“It is of particular significance that an early educational intervention produced long-term health effects,” said FPG senior scientist emeritus Joseph Sparling, when FPG released last year's groundbreaking findings. Sparling, co-creator of the Abecedarian Approach, and colleagues have applied updated versions of it in several countries.
With the project's original principal investigator Craig Ramey and with colleagues from the University of Melbourne and the Northern Territory Government, Sparling (left) has initiated a new 3-year longitudinal study (2015–2017) of Aboriginal families and children engaged in the Abecedarian Approach. According to Sparling, the study "uses a time-lagged, propensity-matched cohort design and measures program implementation, child development, and change in mother-child interaction." Sparling will make an end-point group comparison at child age 36 months.
Also in Australia, the State Government of Queensland is implementing a state-wide trial of the Abecedarian Approach in low-resource and disadvantaged settings. The government is hiring seven Abecedarian Champions, one in each of its seven educational regions. These new Abecedarian staff members will receive training-of-trainers from Sparling, and with his mentoring and coaching they will then provide training in multiple communities throughout Queensland. The University of Melbourne will provide an evaluation of the process and outcome.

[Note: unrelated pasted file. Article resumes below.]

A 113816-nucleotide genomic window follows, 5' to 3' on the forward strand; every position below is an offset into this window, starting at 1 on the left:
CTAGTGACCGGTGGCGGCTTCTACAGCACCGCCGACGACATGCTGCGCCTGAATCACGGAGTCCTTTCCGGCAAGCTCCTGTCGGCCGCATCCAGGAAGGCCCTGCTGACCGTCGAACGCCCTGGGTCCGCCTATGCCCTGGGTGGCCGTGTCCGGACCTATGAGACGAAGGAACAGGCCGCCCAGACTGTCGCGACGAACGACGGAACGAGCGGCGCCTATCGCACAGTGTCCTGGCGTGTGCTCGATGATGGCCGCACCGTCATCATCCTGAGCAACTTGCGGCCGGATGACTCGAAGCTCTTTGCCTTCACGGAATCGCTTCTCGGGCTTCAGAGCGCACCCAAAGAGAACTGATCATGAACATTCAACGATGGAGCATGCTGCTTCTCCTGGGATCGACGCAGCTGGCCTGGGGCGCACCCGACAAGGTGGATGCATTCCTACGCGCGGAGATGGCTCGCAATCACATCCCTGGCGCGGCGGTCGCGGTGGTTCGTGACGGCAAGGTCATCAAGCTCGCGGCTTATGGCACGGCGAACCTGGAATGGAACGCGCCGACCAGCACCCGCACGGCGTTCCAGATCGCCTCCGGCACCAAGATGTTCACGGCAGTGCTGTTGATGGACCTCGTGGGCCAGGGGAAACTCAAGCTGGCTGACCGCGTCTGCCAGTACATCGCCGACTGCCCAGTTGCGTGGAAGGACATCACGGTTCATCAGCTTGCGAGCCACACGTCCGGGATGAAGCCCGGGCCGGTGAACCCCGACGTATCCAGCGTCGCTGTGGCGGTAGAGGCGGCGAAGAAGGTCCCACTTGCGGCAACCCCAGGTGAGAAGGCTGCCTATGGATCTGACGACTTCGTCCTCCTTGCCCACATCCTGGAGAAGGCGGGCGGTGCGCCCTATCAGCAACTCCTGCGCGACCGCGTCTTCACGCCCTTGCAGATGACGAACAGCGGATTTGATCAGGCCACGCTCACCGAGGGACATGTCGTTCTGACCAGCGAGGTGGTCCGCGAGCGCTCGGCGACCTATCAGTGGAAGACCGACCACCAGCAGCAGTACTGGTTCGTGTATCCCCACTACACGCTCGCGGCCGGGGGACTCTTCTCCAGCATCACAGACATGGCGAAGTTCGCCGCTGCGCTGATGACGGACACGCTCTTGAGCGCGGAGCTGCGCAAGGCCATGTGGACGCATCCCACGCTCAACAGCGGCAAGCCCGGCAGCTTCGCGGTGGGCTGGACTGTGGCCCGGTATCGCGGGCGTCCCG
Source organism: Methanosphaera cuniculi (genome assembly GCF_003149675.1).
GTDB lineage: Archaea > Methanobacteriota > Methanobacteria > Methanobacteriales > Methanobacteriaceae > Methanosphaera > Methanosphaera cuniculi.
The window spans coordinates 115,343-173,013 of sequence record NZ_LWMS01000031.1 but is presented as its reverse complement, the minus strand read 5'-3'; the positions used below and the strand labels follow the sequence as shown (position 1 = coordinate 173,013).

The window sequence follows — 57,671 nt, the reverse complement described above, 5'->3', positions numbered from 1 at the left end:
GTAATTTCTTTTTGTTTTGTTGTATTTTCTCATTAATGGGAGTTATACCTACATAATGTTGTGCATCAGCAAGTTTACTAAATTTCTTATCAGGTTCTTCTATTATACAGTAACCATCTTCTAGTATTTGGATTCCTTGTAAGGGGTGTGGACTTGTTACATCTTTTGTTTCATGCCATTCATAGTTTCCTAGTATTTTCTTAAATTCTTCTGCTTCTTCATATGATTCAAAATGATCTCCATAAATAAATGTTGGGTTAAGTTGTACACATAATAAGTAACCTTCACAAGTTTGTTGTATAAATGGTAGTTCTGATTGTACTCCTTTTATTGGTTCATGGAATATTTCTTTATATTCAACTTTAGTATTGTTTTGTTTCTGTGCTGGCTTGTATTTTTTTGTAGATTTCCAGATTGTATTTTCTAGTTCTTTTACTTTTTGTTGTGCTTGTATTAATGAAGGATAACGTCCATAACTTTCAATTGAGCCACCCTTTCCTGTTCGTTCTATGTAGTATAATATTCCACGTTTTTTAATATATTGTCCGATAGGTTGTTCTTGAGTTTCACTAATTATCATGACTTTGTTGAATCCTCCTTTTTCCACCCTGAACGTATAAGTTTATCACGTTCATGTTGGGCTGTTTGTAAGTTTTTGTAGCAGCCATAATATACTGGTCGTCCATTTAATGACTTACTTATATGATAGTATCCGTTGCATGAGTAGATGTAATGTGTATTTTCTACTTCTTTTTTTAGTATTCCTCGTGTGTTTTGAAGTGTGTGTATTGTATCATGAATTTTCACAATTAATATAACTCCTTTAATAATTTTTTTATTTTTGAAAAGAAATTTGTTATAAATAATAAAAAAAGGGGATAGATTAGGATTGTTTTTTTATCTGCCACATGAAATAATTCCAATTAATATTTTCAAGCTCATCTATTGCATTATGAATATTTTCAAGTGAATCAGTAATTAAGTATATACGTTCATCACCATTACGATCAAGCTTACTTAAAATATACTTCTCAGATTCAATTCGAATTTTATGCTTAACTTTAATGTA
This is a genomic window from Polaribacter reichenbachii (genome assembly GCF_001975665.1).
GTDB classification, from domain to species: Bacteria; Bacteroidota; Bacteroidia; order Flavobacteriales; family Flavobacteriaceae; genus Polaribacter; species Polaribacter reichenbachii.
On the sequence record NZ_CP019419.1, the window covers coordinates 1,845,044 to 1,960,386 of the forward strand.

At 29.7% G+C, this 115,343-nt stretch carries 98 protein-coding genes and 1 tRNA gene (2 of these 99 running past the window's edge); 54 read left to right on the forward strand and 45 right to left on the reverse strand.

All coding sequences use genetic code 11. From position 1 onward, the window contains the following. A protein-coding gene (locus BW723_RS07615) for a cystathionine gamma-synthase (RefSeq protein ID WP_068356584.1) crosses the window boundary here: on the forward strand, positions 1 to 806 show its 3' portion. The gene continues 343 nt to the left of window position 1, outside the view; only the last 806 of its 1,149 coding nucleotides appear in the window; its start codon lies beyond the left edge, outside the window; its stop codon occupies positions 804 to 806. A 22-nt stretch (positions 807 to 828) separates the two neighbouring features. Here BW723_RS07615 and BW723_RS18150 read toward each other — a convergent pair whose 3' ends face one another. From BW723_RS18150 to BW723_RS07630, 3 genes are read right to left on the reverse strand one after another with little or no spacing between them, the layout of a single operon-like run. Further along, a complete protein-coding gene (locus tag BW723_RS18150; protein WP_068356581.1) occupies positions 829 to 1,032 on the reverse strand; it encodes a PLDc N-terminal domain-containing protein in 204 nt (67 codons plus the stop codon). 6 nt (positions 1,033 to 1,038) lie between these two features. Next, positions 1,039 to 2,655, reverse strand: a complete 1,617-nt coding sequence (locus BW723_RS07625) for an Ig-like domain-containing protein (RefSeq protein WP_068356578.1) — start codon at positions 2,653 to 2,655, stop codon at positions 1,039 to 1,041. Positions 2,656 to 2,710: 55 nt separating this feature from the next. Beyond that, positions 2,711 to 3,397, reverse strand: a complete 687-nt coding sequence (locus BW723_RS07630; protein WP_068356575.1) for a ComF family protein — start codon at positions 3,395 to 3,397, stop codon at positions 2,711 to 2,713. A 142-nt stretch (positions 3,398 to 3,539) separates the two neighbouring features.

In addition, Sparling consults on a study of the Abecedarian Approach in an urban child care center in Winnipeg, Manitoba, where the enrolled children are from First Nations or recent immigrant families. Also in Manitoba, Red River College is hosting a web-based professional development resource for the Abecedarian Approach, for which Sparling is providing guidance. Further east, he has consulted with a community college (Cégep de Saint-Jérôme), north of Montreal, on the training of family child care providers and other early childhood professionals. Learning-Games® was published in French as Jeux d’enfants, and during the last three years several thousand early childhood workers have been trained in a 12-hour course.
In Mexico, Sparling has provided professional development for 75 leadership individuals in the Centros de Desarrollo Infantil network in Monterrey, Nuevo León, serving over 3000 children enrolled in high quality child care centers and over 1000 in parent-child education groups.
He also has trained pediatricians and other health professionals to implement the Abecedarian Approach as part of the parent education and support program offered in China’s Maternal and Child Health Hospitals.